By Cheung Teav, P.T. –
Next to the common cold, low back pain is the most common reason individuals visit a physician’s office, resulting in billions of dollars in medical expenditures and lost labor costs each year. Low back pain is also one of the most common reasons patients visit the emergency room in the U.S. In 2008, U.S. hospitals had roughly 3.4 million emergency department visits—an average of 9,400 a day—specifically for back problems. Approximately 75 to 85 percent of adults will be affected by low back pain during their lifetimes.
What Causes Low Back Pain?
The lower back is subject to a lot of stress and strain due to the weight of the upper body. Supporting all that upper body weight is the spine, which is made up of more than 30 small bones called vertebrae, stacked one on top of the other. A spongy piece of cartilage, called a disc, sits between each vertebra. It acts as a shock absorber, preventing the bony vertebrae from grinding against one another. With age, these cushioning discs gradually wear away and shrink, a condition known as degenerative disc disease. Symptomatic lumbar degenerative disc disease develops when a disc weakens (often due to repetitive strain), is injured, or deteriorates from aging. As a result, the disc is unable to hold the vertebrae as it should and the lack of stability can cause back pain.
Discs can also tear or become injured. Sometimes the weakening of a disc can put pressure on its jelly-like center. That pressure can lead to a herniated disc (also called a “slipped disc” or “ruptured disc”) in which the center of the disc bulges. Sometimes that bulging causes the material from inside the disc to press on the sensitive nerves that carry messages to the brain. A herniated disc in the lower back can put pressure on the nerve that extends down the spinal column. This commonly causes pain to radiate to the buttocks and all the way down the leg, causing pain that can be excruciating. This condition is called sciatica.
Physical Therapy an Effective Non-Surgical Treatment
A review article published in the February 2009 Journal of the American Academy of Orthopaedic Surgeons recommends that in most cases of symptomatic lumbar degenerative disc disease, the most effective treatment is Physical Therapy combined with anti-inflammatory medications (NSAIDs). The review concludes that, in most patients with low back pain, symptoms resolve without surgical intervention. It also states that Physical Therapy and nonsteroidal anti-inflammatory drugs are the “cornerstones” of non-surgical treatment.
Tips for Easing Low Back Pain
If you sit in an uncomfortable chair all day or regularly twist your body into uncomfortable positions, your lower back will suffer for it. Smoking — a bad habit that increases the risk of numerous diseases — can also lead to backaches. One study found that smokers are nearly a third more likely to have low back pain compared to nonsmokers. Following are several tips to prevent or ease low back pain:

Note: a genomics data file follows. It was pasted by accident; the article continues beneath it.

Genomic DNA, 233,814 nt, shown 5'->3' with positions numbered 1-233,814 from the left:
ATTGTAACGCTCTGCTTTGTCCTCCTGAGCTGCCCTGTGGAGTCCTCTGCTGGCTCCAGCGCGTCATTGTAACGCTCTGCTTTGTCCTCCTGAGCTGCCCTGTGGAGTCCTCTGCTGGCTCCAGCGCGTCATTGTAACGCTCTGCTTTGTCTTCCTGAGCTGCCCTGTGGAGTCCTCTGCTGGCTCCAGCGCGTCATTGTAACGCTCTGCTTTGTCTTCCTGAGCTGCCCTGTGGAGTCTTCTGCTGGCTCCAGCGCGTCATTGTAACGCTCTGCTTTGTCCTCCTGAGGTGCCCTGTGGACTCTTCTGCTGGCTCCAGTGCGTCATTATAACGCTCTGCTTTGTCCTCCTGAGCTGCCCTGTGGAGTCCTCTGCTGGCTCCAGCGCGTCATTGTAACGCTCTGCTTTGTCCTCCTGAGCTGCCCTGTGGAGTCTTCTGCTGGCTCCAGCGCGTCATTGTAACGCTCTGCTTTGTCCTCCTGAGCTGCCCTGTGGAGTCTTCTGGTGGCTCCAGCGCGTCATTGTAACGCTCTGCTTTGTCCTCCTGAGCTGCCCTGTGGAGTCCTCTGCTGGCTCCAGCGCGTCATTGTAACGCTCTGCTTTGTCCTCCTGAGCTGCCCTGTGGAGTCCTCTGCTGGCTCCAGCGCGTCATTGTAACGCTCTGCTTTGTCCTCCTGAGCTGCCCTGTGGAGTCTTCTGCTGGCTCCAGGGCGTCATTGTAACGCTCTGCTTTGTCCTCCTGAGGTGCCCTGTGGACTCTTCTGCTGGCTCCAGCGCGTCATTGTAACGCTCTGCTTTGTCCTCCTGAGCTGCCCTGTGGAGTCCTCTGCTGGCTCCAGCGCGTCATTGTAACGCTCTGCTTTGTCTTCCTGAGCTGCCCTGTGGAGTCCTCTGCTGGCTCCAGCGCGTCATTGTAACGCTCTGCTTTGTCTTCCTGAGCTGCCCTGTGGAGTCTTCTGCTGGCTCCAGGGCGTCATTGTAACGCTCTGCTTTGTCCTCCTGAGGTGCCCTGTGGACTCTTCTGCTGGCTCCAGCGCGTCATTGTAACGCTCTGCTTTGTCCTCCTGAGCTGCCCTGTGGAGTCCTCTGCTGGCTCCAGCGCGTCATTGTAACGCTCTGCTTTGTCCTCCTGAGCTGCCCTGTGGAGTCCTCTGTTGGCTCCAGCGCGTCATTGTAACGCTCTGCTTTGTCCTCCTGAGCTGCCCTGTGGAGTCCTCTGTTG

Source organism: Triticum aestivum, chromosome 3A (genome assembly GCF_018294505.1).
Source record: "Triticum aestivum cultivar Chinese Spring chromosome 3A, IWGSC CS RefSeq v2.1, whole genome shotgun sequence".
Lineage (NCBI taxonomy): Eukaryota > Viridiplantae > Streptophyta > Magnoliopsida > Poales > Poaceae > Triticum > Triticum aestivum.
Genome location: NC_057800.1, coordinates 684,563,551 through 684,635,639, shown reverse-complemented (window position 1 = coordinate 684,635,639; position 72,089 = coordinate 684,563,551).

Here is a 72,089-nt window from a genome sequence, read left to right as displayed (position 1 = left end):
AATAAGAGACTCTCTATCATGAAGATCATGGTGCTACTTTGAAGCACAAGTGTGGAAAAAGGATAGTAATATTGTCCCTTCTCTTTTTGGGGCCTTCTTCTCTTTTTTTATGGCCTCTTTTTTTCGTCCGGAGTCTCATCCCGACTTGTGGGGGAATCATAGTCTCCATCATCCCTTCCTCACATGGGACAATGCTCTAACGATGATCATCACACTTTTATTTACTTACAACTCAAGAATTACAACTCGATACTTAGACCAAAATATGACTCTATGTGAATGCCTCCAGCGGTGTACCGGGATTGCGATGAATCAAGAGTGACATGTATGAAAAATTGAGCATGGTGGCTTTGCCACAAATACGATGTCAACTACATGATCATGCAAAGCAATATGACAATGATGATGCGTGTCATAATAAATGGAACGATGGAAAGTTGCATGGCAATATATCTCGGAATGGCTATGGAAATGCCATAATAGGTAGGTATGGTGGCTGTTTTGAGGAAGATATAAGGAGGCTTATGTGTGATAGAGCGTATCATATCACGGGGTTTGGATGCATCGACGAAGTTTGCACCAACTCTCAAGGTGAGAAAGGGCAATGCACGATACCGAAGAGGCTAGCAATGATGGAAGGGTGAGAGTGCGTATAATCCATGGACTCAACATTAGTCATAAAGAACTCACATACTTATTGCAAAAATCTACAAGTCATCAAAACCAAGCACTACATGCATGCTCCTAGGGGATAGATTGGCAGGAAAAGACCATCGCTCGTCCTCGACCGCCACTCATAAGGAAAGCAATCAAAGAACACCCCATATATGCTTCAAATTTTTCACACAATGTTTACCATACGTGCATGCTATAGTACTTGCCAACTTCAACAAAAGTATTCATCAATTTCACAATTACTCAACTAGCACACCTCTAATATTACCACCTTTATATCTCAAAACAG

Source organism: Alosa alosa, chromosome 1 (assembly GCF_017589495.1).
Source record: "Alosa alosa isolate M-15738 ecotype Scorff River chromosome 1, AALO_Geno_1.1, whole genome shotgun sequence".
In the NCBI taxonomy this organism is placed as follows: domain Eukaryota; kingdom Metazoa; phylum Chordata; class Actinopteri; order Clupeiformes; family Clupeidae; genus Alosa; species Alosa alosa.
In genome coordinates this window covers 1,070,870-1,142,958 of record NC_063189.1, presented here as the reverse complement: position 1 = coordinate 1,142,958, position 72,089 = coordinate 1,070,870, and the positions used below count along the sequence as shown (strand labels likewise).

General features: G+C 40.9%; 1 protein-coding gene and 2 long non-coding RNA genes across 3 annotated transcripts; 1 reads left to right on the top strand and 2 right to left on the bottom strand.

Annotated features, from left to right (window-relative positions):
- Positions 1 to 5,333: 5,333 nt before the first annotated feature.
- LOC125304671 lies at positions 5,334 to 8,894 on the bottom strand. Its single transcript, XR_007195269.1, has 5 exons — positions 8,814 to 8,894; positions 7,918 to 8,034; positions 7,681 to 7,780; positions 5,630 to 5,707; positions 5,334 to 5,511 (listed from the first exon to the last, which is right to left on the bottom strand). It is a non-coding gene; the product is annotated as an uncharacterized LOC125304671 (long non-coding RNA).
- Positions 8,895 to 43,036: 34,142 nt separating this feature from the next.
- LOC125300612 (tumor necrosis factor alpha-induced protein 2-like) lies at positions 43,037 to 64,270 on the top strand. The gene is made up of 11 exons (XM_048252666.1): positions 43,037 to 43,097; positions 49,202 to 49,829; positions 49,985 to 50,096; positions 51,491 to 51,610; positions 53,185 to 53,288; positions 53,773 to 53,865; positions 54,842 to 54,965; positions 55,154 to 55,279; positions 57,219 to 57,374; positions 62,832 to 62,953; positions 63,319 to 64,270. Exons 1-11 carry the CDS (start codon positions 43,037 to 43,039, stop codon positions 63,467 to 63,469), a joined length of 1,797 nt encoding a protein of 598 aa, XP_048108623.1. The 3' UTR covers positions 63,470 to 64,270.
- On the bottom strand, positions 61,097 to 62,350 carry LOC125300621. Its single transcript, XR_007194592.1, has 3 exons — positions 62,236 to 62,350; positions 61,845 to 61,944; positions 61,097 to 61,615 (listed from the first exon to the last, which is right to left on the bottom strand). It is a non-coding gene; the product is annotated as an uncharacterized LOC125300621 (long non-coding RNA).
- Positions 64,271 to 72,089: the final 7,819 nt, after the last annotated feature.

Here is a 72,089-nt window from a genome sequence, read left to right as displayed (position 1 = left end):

- Keep moving and stay active. Do exercises to strengthen the muscles that support your back — especially the abdominals, hips, back, and pelvic area. Developing strong core muscles can make a big difference in how your back feels.
- Practice good posture when you sit or stand. When lifting something, lift with your knees, not with your back.
- If you smoke, ask your doctor for help on how to kick the habit.
Improving the Effectiveness of Care
Physical Therapists can help patients develop a safe and effective exercise program that is tailored to an individual’s specific needs and goals. Supplementing exercise with Hands-On Physical Therapy to mobilize the spine can be beneficial for many patients. In addition, helping strengthen your core muscle groups, including the abdominal wall and lumbar musculature, has positive effects on patients with low back pain.
Patient education to remain active and use appropriate body mechanics is beneficial. Physical Therapists are trained to identify which of these treatment strategies will be most effective for an individual patient, which further improves the effectiveness of care.
Physical Therapy: A Top Treatment Choice
Physical Therapy ranks among the top treatment choices of Consumer Reports readers with back pain, according to a 2009 survey of more than 14,000 Americans with back pain. Physical Therapist treatment and other “hands-on” therapies outranked treatment by medical specialists and primary care providers, a result that should encourage patients to seek conservative options as a first line of treatment for their back pain, saving them significant money.
Custom Physical Therapy Programs
At Pinnacle Medical Group Therapy and Wellness Center, your Physical Therapy program is based on our integrated team-approach to quality medical care, designed to restore mobility, reduce pain, and increase fitness levels. Our team of credentialed Physical Therapists evaluate and treat various diagnoses to improve and enhance function. Their advanced training ensures proper evaluation and quality of treatment customized to each patient’s specific needs. To learn more or to schedule an appointment, please call 941-748-8383 or visit us online at pmgpa.com. Let us help you be free from pain and improve the quality of your life!
PINNACLE Physical Therapy
4110 Manatee Avenue West, Bradenton, FL 34205